Week 42: We’re Open

Memory Lab_Logo_2colors


It’s been a while, so I’ll give a brief overview about how the Memory Lab (our public facing lab for personal archiving) works.

It has a home page on the DCPL website and a wiki built with Libguides that will serve as an aggregate of transfer workflows, personal archiving resources, and directions for building a transfer station. Patrons can book a one-hour drop-in session or a 3-hour lab session to use the space. They must fill out an intake form and report what storage environment they will provide. When they arrive for their appointment, they check in at our information desk in the Digital Commons (our large computer lab on the main floor of our central branch) and are led to the space, shown what machines they will be using, and left with the section of the “In the Lab” wiki tab with the directions for their DIY transfer. If the patron encounters a problem, they go back to the info desk to get help from a Labs staff member. We’ll talk about how well that actually works in a bit.

The Launch


The Memory Lab had its grand opening on Saturday, February 20th, 2016. We had running tours throughout the morning and in the afternoon filmmaker Thomas Allen Harris screened his award-winning documentary “Through a Lens Darkly” and held a Digital Diaspora Family Reunion event where he asked audience members to share and discuss their personal photographs. This partnership was a perfect way to celebrate the Memory Lab’s debut at Martin Luther King Jr. Memorial Library and highlight the potential for personal archives to inspire creative works and social change.

Here’s a write up of the event with great pictures by the DDFR crew.

Here’s coverage we got about the lab from the Washingtonian and DCist and Daily Kos. There was also a spot on our local Channel 4 news network.

Here’s some tweets about the Memory Lab launch.





Growing Pains

So what happened after we opened? Things got real, real busy.


We use Acuity Scheduling to manage bookings for our labs.  As of today, the Memory Lab represents 37% of all lab hours since it opened. To put it another way, 46 orientations have been booked and 91 3-hour sessions.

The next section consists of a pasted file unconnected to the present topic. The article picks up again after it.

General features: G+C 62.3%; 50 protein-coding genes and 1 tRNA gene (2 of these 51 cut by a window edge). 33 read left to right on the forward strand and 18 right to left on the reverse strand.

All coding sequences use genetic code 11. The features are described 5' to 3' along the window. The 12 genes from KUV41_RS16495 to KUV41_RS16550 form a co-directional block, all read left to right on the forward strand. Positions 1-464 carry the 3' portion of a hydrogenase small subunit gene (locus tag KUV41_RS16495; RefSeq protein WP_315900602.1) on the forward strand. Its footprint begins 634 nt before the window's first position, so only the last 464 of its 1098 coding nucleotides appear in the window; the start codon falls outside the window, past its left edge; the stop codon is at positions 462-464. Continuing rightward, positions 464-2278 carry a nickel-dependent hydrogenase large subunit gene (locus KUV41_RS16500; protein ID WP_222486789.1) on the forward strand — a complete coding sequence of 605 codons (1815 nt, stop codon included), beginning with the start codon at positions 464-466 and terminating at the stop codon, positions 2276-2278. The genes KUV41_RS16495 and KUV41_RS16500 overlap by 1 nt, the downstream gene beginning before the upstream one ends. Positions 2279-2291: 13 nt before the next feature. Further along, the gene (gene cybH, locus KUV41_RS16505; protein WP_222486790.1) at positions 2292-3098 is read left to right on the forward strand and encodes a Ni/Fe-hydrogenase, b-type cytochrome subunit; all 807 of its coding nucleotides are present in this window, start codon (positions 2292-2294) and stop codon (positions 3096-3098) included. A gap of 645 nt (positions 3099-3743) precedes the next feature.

I realized right away that I didn’t block enough time out to make changes in the Lab or do further trainings with staff because the space was always occupied by patrons. Beginning in April (because March is already booked) the Memory Lab will be open to the public Monday- Thursday & Saturday, and Friday & Sunday will be “play days” for Labs staff and other system librarians to work and train on the machines and software. This time will also be used for maintenance and experimenting with new decks.

Another problem I didn’t foresee was how hard it would be to let go. I wanted to be with the machines to make sure they didn’t break, and with every customer  to make sure they got done what they wanted to do (and didn’t break the machines). The first week it seemed warranted because there were lots of problems (the computer falling asleep, stereo vs. mono issues with tape deck, figuring out the burning disc workflow, etc.) and I was gathering useful feedback to incorporate into the wiki, but by the second week it was obvious I was having some separation anxiety. And I still do. What if the machines don’t get shut down? What if someone can’t save their stuff? What if they don’t know where the play button is on the VCR? I am aware, no matter where I am, if a patron is in the space.  I’ve realized that TRUE user testing is sometimes letting people fail in order to see if it’s truly DIY friendly. So- it’s a conscious effort but I’m trying to do it bit by bit, day by day. Other things one can do to let go: stop emailing patrons with your personal work email, create a working group of staff members to serve as team experts on the space, allow yourself time to document and don’t feel guilty about it (hence this blog post).

Spending so much time with customers has been really useful. Here are some trends I’ve noticed already, and you’ll recognize a lot of overlap from my interview with Vancouver Public Library –

  • Retirees tend to come to morning appointments and working professionals in the evening, which usually  corresponds to increasing tech capability throughout the day (but not always)
  • VHS and 35mm slide transfers are the most popular
  • People over-estimate how much they can get done in a 3-hour session.
  • User queries can last anywhere from 5 minutes to 50 minutes based on technical capability and curiosity
  • Some customers prefer consulting printed directions to having to navigate between software and browser windows
  • Saving is the hardest step in the process